The board reluctantly agreed, principally because it was important to avoid major conflicts in the last few weeks before the performance.
Mallardi's high standards and excellent background have served to increase the interest in performing. In addition, there has been a surge in participation in dance at all levels. According to Myra Mayman, coordinator for the arts at Harvard, the number of Harvard and Radcliffe students enrolling in dance classes has been increasing steadily for the last 20 years.
Both the dance classes and the company are funded directly through the Office for the Arts. The office does not receive its money from the Faculty of Arts and Sciences, but from roughly equal allotments given by the presidents of Harvard and Radcliffe. "Although the level of funding has remained the same for the last several years," Mayman remarked last week, "we plan to initiate a program to endow the arts as part of the Radcliffe Centennial next year."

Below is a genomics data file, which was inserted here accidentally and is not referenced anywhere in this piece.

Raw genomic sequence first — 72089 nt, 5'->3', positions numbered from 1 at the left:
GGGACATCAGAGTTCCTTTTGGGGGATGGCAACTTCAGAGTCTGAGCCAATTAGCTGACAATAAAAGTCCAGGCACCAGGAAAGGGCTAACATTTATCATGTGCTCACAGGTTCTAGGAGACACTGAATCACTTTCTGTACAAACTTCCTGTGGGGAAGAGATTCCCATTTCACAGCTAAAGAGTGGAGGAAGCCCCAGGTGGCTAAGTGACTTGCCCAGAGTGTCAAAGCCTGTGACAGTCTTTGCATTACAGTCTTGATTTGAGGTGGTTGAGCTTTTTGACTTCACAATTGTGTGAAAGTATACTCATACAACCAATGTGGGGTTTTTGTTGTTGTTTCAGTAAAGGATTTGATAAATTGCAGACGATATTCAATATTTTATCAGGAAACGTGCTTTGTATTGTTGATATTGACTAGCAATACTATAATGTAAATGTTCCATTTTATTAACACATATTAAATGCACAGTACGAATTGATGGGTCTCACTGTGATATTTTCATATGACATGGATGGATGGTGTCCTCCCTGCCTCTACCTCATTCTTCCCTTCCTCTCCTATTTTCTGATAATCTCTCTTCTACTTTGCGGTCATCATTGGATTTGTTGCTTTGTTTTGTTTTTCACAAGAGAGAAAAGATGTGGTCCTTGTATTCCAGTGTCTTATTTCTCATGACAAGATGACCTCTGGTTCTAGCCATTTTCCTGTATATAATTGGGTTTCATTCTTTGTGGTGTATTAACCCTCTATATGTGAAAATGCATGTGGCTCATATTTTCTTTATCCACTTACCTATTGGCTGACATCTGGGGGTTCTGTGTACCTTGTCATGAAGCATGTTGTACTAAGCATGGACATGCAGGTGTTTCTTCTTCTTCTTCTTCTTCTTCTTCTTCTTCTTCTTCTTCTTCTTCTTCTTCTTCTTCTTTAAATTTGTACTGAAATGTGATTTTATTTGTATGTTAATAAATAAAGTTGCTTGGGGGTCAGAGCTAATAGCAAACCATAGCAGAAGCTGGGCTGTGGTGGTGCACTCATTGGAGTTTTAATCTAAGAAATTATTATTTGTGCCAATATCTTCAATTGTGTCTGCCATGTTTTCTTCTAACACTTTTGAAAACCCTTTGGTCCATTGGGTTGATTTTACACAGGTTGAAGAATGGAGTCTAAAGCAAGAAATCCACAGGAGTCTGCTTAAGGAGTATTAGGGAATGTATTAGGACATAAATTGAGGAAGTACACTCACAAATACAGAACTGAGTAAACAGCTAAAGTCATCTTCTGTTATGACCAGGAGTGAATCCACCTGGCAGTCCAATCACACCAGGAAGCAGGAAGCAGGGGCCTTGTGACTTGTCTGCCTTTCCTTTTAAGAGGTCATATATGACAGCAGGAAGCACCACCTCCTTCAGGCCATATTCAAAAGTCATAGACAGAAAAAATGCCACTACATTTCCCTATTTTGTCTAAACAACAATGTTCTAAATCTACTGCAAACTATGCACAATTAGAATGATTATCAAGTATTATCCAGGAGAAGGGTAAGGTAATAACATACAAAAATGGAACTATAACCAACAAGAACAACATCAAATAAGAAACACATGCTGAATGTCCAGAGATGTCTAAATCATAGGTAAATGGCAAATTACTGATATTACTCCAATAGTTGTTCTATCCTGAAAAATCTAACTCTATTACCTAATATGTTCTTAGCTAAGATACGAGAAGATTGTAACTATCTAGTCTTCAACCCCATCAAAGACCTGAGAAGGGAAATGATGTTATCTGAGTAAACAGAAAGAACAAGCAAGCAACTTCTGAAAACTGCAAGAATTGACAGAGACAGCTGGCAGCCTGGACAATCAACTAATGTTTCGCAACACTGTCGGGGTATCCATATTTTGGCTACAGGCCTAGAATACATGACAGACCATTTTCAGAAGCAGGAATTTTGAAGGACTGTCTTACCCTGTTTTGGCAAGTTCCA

It is difficult to see why dance is funded through the Office for the Arts at all. The Music and Visual and Environmental Studies Departments, and the Loeb Drama Center, are funded by the Faculty. Although Mallardi teaches five courses, runs the dance company and conducts an individual tutorial in the history and philosophy of dance, she is hired by the arts office to one-year contracts. Instead of enjoying the ample salary and artistic freedom that tenure supposedly provides to the typical Harvard professor, Claire Mallardi runs her dance program on the principles of sacrifice and devotion to her work.